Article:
one intimately acquainted with a science, to introduce another even to the elements of it. He may begin at the beginning, define terms, lay down general principles, deduce particular truths, and go on regularly, clearing as he goes, and leaving nothing for an after parenthesis; and yet, only overwhelm the memory, perplex the reason, and ultimately disgust his pupil with the subject. Such a plan is, no doubt, the most natural to the tutor, and the most proper for any one, who, in some degree already acquainted with the subject, should yet wish to refresh his memory upon it. He knows how the terms defined are to come into play, and whither the general principles tend; and, therefore, what he is about. He sees that the arrangement is, perhaps, the best that can be adopted for the science abstractly considered, the one that will most concisely develop truth, and is least liable to lead into repetition;

and he has that satisfaction which arises from the contemplation of order. · A mind totally unacquainted with the subject, knows nothing of all this. With such a one, we will venture to say, the most eoncise and least repetitious method, is not the best: the one

a way

which most regularly develops the science, is not the most philosophical. The most philosophical, because the most natural method, is that which accommodates itself to the mind of the learner; the best teacher is he who can most fully put himself in the pupil's place. Such a teacher, we imagine, would open

into any science, by some observation likely to occur to an uninstructed and inquisitive mind;—as upon the flight of a stone, the weight of a body, the game of see-saw, in the mechanics;—the circumnavigation of the globe, or the vicissitude of day and night, in astronomy;—the freezing of water, or the working of a steam-engine, in chemistry:—no matter what the observation, so that it involves some grand principle of the science. By leading questions he will draw the pupil to the development of the principle; and place it full before him; he will follow, or in seeming to follow, he will in some measure direct the course of the pupil's mind; making observations, tracing consequences, starting objections. In such an introduction to a science, the form of dialogue is obviously very desirable.

We are very glad to meet with our old friend, Mrs. B. again. We know no one under whose guidance we should rather place a beginner in chemistry or political economy. The con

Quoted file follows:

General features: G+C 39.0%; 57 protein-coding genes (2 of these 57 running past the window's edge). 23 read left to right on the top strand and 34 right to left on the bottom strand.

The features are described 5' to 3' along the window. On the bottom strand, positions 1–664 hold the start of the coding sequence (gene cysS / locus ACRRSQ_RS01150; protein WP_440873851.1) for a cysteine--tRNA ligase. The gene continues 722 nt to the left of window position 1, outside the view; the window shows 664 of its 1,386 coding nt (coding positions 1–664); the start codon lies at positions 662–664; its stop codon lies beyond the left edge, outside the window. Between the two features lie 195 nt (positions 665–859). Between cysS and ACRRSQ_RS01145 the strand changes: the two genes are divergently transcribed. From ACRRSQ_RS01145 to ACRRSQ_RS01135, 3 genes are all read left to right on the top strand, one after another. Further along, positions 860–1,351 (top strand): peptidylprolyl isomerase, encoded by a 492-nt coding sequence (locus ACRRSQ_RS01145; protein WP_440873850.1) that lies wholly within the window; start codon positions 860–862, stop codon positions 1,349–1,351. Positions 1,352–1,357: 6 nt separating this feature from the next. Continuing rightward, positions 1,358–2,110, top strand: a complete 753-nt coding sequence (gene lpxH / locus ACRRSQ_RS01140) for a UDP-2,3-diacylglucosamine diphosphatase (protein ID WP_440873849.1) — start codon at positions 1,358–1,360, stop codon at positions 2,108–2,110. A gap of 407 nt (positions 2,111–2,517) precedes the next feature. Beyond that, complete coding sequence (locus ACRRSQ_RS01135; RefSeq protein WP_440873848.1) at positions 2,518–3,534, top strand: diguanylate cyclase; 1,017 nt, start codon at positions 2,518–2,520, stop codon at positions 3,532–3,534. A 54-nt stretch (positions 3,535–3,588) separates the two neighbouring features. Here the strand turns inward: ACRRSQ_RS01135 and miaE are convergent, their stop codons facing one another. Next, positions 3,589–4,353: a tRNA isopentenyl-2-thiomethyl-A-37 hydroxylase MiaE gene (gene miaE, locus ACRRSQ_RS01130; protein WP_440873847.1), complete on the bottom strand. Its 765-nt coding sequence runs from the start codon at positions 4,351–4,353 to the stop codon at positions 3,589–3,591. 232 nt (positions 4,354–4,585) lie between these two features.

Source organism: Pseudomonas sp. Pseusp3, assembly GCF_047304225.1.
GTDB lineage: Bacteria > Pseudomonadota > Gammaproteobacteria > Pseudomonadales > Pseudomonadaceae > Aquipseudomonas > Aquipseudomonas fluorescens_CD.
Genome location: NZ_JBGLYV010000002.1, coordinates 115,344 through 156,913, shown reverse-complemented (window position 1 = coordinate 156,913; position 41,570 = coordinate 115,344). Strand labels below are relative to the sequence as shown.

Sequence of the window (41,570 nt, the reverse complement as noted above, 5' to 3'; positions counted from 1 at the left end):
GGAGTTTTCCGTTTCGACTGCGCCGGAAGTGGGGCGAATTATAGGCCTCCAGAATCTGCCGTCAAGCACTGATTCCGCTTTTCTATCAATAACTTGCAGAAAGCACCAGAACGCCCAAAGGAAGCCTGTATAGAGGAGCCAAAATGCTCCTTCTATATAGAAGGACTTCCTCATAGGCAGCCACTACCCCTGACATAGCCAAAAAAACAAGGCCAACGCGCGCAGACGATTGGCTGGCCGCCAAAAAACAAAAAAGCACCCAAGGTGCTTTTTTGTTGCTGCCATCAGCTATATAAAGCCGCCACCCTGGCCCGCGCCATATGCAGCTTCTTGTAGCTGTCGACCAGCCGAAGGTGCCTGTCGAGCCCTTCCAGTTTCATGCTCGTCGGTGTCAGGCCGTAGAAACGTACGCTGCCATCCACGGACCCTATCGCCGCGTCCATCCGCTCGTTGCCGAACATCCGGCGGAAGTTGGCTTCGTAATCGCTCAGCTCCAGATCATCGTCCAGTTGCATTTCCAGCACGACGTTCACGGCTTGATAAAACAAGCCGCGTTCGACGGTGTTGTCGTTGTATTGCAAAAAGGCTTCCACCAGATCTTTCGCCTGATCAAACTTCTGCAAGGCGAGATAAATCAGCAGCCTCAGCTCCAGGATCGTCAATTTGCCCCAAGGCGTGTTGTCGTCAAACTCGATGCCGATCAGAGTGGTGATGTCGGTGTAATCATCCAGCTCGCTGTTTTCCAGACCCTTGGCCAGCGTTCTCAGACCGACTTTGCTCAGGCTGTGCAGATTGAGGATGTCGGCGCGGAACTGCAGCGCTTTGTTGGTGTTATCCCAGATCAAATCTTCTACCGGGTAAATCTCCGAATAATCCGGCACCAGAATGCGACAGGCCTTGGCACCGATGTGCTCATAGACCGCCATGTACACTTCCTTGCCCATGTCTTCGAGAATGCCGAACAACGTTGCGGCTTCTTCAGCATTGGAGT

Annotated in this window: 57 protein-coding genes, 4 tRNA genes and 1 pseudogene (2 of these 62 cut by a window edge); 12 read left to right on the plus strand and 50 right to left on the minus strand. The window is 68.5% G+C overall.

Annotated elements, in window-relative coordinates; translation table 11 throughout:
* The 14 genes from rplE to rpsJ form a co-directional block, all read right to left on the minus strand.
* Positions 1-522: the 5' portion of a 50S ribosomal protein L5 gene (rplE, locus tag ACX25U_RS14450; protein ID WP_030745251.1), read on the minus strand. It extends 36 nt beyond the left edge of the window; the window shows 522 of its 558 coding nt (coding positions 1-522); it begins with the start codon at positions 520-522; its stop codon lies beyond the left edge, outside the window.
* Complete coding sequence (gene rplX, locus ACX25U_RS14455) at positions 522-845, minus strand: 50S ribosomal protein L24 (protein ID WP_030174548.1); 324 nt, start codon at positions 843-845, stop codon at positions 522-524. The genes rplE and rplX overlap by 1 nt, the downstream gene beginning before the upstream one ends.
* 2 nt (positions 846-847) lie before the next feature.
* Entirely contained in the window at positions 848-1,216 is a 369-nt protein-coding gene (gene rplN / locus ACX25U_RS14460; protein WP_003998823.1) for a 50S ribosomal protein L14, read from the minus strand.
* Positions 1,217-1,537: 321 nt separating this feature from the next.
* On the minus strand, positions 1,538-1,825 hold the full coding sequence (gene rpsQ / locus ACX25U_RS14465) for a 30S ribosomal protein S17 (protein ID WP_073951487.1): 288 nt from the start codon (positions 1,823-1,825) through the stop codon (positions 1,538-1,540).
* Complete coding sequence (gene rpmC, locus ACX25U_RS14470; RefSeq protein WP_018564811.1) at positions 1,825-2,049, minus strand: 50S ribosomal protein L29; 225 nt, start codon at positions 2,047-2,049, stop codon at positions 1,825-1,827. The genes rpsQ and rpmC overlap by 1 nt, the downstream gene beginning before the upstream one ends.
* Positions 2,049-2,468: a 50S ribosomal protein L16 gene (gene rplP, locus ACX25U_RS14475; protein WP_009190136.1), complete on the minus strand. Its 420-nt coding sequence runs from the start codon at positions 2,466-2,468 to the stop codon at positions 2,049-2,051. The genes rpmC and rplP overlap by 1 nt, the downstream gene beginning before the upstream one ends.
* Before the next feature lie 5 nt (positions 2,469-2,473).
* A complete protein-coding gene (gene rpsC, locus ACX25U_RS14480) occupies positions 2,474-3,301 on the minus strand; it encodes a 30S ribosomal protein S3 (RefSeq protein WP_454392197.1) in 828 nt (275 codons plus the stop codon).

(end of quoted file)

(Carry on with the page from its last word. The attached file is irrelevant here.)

versations on chemistry' stand in no need of any praise of ours. For its luminous order,-its power, we mean, of making child think luminously upon the subject, and then aptly following up the train of thought thus excited, its beautiful illustrations, its pertinent experiments, its natural and well-bred dialogue, and its easy and graceful style, it stands at the very top of the scientific library of the school-room. It is the best praise we can give to the work before us, to say that it is fully worthy of its predecessor. From such a work it is difficult to know what to quote. It makes no pretensions to originality of matter, and of the arrangement of course, we can give no specimen. We shall venture at random. Caroline objects to the substitution of machinery for human industry, as tending to throw the poor out of employment.

Mrs. B. It may appear paradoxical, but it is nevertheless true, that whatever abridges and facilitates labour will eventually increase the demand for labourers.

« Caroline. Or, in other words, to turn people out of work is the most certain means of procuring them employment!—This is precisely the objection I was making to the introduction of new machinery.

Mrs. B. The invention of machinery, I allow, is at first attended with some partial and temporary inconvenience and hardship; but on the other hand, the advantages resulting from it are almost incalculable both in extent and duration. When any new machine or process whatever which abridges or facilitates labour, is adopted, the commodity produced by it falls in price, the low price enables a greater number of persons to become purchasers, the demand for it increases, and the supply augments in proportion; so that eventually more hands are employed in its fabrication than were previous to the adoption of the new process. When, for instance, the machine for weaving stockings was first invented, it was considered a severe hardship on those who had carned a maintenance by knitting them; but the superior facility with which stockings were made in the loom, rendered them so much cheaper, that those, who before were unable to purchase them, could now indulge in the comfort of wearing them, and the prodigious increase of demand for stockings enabled all the knitters to gain a livelihood, by spinning the materials that were to be woven into stockings.